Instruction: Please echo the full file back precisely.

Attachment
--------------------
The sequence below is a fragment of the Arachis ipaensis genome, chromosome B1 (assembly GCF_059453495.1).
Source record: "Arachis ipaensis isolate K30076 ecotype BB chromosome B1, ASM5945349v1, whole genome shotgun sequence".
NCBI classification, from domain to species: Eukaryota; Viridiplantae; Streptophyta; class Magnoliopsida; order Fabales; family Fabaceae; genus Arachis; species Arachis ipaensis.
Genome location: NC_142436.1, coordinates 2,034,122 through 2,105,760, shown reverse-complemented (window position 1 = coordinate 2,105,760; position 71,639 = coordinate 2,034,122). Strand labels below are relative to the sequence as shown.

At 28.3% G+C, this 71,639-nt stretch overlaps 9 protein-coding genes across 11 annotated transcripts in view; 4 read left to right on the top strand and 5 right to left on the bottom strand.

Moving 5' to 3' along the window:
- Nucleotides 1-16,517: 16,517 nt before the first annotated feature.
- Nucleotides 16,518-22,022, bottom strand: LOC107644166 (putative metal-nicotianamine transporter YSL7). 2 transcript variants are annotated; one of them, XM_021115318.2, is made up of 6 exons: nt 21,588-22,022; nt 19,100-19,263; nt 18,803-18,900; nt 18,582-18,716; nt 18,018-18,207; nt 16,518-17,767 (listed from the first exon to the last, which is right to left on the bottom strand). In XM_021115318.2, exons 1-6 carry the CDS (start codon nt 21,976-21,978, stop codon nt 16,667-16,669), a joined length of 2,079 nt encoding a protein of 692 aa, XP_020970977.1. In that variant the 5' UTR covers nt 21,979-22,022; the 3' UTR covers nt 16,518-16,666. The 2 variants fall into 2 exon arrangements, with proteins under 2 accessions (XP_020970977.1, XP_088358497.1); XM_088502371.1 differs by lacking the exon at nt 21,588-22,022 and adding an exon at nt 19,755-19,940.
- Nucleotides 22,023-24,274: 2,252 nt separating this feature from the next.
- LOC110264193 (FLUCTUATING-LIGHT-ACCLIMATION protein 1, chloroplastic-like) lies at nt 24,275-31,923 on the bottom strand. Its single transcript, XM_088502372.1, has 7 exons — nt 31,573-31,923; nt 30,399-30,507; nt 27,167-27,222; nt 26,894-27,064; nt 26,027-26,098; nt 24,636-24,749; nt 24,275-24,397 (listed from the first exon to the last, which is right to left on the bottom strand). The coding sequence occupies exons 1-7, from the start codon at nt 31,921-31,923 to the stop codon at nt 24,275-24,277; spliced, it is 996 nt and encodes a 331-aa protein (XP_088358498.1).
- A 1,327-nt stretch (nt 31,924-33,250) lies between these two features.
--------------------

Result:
The sequence below is a fragment of the Arachis ipaensis genome, chromosome B1 (assembly GCF_059453495.1).
Source record: "Arachis ipaensis isolate K30076 ecotype BB chromosome B1, ASM5945349v1, whole genome shotgun sequence".
NCBI classification, from domain to species: Eukaryota; Viridiplantae; Streptophyta; class Magnoliopsida; order Fabales; family Fabaceae; genus Arachis; species Arachis ipaensis.
Genome location: NC_142436.1, coordinates 2,034,122 through 2,105,760, shown reverse-complemented (window position 1 = coordinate 2,105,760; position 71,639 = coordinate 2,034,122). Strand labels below are relative to the sequence as shown.

At 28.3% G+C, this 71,639-nt stretch overlaps 9 protein-coding genes across 11 annotated transcripts in view; 4 read left to right on the top strand and 5 right to left on the bottom strand.

Moving 5' to 3' along the window:
- Nucleotides 1-16,517: 16,517 nt before the first annotated feature.
- Nucleotides 16,518-22,022, bottom strand: LOC107644166 (putative metal-nicotianamine transporter YSL7). 2 transcript variants are annotated; one of them, XM_021115318.2, is made up of 6 exons: nt 21,588-22,022; nt 19,100-19,263; nt 18,803-18,900; nt 18,582-18,716; nt 18,018-18,207; nt 16,518-17,767 (listed from the first exon to the last, which is right to left on the bottom strand). In XM_021115318.2, exons 1-6 carry the CDS (start codon nt 21,976-21,978, stop codon nt 16,667-16,669), a joined length of 2,079 nt encoding a protein of 692 aa, XP_020970977.1. In that variant the 5' UTR covers nt 21,979-22,022; the 3' UTR covers nt 16,518-16,666. The 2 variants fall into 2 exon arrangements, with proteins under 2 accessions (XP_020970977.1, XP_088358497.1); XM_088502371.1 differs by lacking the exon at nt 21,588-22,022 and adding an exon at nt 19,755-19,940.
- Nucleotides 22,023-24,274: 2,252 nt separating this feature from the next.
- LOC110264193 (FLUCTUATING-LIGHT-ACCLIMATION protein 1, chloroplastic-like) lies at nt 24,275-31,923 on the bottom strand. Its single transcript, XM_088502372.1, has 7 exons — nt 31,573-31,923; nt 30,399-30,507; nt 27,167-27,222; nt 26,894-27,064; nt 26,027-26,098; nt 24,636-24,749; nt 24,275-24,397 (listed from the first exon to the last, which is right to left on the bottom strand). The coding sequence occupies exons 1-7, from the start codon at nt 31,921-31,923 to the stop codon at nt 24,275-24,277; spliced, it is 996 nt and encodes a 331-aa protein (XP_088358498.1).
- A 1,327-nt stretch (nt 31,924-33,250) lies between these two features.